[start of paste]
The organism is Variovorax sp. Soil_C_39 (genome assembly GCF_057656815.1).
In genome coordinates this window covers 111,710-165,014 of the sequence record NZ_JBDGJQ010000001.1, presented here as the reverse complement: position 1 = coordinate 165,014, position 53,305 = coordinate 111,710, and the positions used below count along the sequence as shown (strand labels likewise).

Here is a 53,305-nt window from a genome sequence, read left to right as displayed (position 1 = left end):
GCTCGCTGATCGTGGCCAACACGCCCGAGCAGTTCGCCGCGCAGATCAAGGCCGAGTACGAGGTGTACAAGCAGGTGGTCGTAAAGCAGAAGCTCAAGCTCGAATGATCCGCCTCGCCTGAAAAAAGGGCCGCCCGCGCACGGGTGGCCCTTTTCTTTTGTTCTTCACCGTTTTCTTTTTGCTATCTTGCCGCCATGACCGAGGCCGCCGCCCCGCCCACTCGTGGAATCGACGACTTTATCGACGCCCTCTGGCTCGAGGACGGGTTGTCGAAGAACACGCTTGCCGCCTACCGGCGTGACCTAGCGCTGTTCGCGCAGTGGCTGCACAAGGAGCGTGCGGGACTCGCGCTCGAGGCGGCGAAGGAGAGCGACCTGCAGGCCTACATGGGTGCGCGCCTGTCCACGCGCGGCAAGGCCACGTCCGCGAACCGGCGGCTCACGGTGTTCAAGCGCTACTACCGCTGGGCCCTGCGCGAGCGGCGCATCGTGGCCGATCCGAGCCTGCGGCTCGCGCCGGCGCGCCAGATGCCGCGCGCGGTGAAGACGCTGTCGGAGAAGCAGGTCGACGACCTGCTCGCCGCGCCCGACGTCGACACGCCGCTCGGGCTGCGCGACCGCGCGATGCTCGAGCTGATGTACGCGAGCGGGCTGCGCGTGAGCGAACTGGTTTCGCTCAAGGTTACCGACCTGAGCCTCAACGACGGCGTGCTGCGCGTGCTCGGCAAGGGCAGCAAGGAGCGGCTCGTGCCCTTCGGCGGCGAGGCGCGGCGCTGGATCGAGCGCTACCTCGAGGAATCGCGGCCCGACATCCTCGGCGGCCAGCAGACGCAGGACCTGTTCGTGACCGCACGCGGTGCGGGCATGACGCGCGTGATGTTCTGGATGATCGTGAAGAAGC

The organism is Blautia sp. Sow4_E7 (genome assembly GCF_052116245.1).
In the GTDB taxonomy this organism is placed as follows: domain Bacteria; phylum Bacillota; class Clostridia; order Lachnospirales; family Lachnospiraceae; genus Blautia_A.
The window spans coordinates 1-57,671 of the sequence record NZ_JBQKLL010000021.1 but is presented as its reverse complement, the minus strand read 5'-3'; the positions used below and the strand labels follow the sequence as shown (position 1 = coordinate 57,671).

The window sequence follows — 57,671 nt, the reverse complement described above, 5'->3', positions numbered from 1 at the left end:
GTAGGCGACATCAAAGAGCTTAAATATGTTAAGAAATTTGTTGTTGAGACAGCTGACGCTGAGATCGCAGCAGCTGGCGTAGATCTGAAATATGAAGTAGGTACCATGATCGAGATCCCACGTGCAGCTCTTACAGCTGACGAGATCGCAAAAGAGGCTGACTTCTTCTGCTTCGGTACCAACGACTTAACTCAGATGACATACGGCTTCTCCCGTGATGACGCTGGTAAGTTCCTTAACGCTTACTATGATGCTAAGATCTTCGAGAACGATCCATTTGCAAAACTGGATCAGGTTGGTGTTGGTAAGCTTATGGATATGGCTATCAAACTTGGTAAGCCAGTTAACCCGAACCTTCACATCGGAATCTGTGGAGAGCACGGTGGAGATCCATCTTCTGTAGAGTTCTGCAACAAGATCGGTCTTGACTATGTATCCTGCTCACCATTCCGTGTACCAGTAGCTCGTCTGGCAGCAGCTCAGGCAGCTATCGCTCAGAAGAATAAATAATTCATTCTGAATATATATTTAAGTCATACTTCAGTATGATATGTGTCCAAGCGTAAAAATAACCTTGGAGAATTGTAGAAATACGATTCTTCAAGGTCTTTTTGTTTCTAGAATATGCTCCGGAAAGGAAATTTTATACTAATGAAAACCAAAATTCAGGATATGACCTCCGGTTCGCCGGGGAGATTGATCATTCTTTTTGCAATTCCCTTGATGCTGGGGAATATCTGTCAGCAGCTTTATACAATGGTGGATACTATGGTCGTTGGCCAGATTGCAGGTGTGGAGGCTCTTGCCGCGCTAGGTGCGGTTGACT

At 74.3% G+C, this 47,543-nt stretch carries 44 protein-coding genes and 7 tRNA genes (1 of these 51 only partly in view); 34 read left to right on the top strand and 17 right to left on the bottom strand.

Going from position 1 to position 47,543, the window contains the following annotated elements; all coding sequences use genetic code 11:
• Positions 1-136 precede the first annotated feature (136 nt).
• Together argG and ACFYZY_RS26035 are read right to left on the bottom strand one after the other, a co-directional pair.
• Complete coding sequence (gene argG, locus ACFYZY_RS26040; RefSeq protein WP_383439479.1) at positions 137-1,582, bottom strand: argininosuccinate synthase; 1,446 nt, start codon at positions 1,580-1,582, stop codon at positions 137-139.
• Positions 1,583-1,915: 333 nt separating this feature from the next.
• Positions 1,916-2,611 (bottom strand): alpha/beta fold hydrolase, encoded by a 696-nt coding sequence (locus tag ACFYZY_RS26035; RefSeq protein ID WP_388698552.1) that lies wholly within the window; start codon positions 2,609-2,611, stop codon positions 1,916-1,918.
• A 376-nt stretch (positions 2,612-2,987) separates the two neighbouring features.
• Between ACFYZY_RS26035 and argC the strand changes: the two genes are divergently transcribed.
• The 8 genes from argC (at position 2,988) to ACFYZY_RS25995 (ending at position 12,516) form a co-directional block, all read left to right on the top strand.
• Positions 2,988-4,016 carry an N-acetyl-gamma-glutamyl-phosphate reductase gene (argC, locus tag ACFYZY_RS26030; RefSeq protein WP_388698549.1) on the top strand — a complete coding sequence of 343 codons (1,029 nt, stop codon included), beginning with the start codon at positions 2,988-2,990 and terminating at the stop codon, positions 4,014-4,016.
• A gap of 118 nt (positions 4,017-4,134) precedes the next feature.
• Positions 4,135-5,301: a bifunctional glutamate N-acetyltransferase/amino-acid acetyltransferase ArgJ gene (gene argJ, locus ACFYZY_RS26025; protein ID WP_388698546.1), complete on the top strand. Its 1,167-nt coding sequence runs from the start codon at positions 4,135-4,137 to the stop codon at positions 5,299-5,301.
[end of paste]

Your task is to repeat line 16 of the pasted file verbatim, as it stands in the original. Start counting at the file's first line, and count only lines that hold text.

• Positions 1,916-2,611 (bottom strand): alpha/beta fold hydrolase, encoded by a 696-nt coding sequence (locus tag ACFYZY_RS26035; RefSeq protein ID WP_388698552.1) that lies wholly within the window; start codon positions 2,609-2,611, stop codon positions 1,916-1,918.